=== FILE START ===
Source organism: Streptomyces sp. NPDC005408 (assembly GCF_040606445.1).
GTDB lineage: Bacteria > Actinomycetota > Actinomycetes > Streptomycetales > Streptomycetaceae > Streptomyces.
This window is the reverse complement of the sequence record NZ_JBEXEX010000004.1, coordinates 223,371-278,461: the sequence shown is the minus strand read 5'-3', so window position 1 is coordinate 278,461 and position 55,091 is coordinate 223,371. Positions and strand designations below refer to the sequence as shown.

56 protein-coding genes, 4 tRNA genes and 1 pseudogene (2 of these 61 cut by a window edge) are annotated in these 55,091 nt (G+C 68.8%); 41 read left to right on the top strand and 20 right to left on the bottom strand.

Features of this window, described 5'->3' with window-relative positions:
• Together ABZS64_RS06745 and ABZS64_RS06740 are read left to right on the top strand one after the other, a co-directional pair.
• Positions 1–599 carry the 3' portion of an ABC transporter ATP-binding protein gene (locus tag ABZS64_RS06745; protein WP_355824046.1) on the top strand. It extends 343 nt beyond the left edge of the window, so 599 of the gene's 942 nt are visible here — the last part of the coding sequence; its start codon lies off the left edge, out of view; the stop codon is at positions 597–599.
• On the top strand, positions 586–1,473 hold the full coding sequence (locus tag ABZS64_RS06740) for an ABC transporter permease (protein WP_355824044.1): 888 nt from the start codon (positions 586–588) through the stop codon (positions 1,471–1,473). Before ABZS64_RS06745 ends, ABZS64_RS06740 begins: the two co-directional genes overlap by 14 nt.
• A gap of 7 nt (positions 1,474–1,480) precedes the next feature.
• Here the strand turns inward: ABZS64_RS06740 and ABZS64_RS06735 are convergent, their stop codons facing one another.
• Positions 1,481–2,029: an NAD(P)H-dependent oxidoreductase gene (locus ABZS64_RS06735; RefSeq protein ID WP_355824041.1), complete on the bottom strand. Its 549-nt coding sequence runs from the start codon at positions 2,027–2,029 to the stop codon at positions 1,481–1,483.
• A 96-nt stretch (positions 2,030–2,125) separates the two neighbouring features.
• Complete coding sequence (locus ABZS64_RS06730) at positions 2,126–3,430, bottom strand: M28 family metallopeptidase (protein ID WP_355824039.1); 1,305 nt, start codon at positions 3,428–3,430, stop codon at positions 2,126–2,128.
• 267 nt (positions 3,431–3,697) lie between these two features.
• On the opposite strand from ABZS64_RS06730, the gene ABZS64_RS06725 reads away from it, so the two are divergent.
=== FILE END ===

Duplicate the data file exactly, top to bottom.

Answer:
Source organism: Streptomyces sp. NPDC005408 (assembly GCF_040606445.1).
GTDB lineage: Bacteria > Actinomycetota > Actinomycetes > Streptomycetales > Streptomycetaceae > Streptomyces.
This window is the reverse complement of the sequence record NZ_JBEXEX010000004.1, coordinates 223,371-278,461: the sequence shown is the minus strand read 5'-3', so window position 1 is coordinate 278,461 and position 55,091 is coordinate 223,371. Positions and strand designations below refer to the sequence as shown.

56 protein-coding genes, 4 tRNA genes and 1 pseudogene (2 of these 61 cut by a window edge) are annotated in these 55,091 nt (G+C 68.8%); 41 read left to right on the top strand and 20 right to left on the bottom strand.

Features of this window, described 5'->3' with window-relative positions:
• Together ABZS64_RS06745 and ABZS64_RS06740 are read left to right on the top strand one after the other, a co-directional pair.
• Positions 1–599 carry the 3' portion of an ABC transporter ATP-binding protein gene (locus tag ABZS64_RS06745; protein WP_355824046.1) on the top strand. It extends 343 nt beyond the left edge of the window, so 599 of the gene's 942 nt are visible here — the last part of the coding sequence; its start codon lies off the left edge, out of view; the stop codon is at positions 597–599.
• On the top strand, positions 586–1,473 hold the full coding sequence (locus tag ABZS64_RS06740) for an ABC transporter permease (protein WP_355824044.1): 888 nt from the start codon (positions 586–588) through the stop codon (positions 1,471–1,473). Before ABZS64_RS06745 ends, ABZS64_RS06740 begins: the two co-directional genes overlap by 14 nt.
• A gap of 7 nt (positions 1,474–1,480) precedes the next feature.
• Here the strand turns inward: ABZS64_RS06740 and ABZS64_RS06735 are convergent, their stop codons facing one another.
• Positions 1,481–2,029: an NAD(P)H-dependent oxidoreductase gene (locus ABZS64_RS06735; RefSeq protein ID WP_355824041.1), complete on the bottom strand. Its 549-nt coding sequence runs from the start codon at positions 2,027–2,029 to the stop codon at positions 1,481–1,483.
• A 96-nt stretch (positions 2,030–2,125) separates the two neighbouring features.
• Complete coding sequence (locus ABZS64_RS06730) at positions 2,126–3,430, bottom strand: M28 family metallopeptidase (protein ID WP_355824039.1); 1,305 nt, start codon at positions 3,428–3,430, stop codon at positions 2,126–2,128.
• 267 nt (positions 3,431–3,697) lie between these two features.
• On the opposite strand from ABZS64_RS06730, the gene ABZS64_RS06725 reads away from it, so the two are divergent.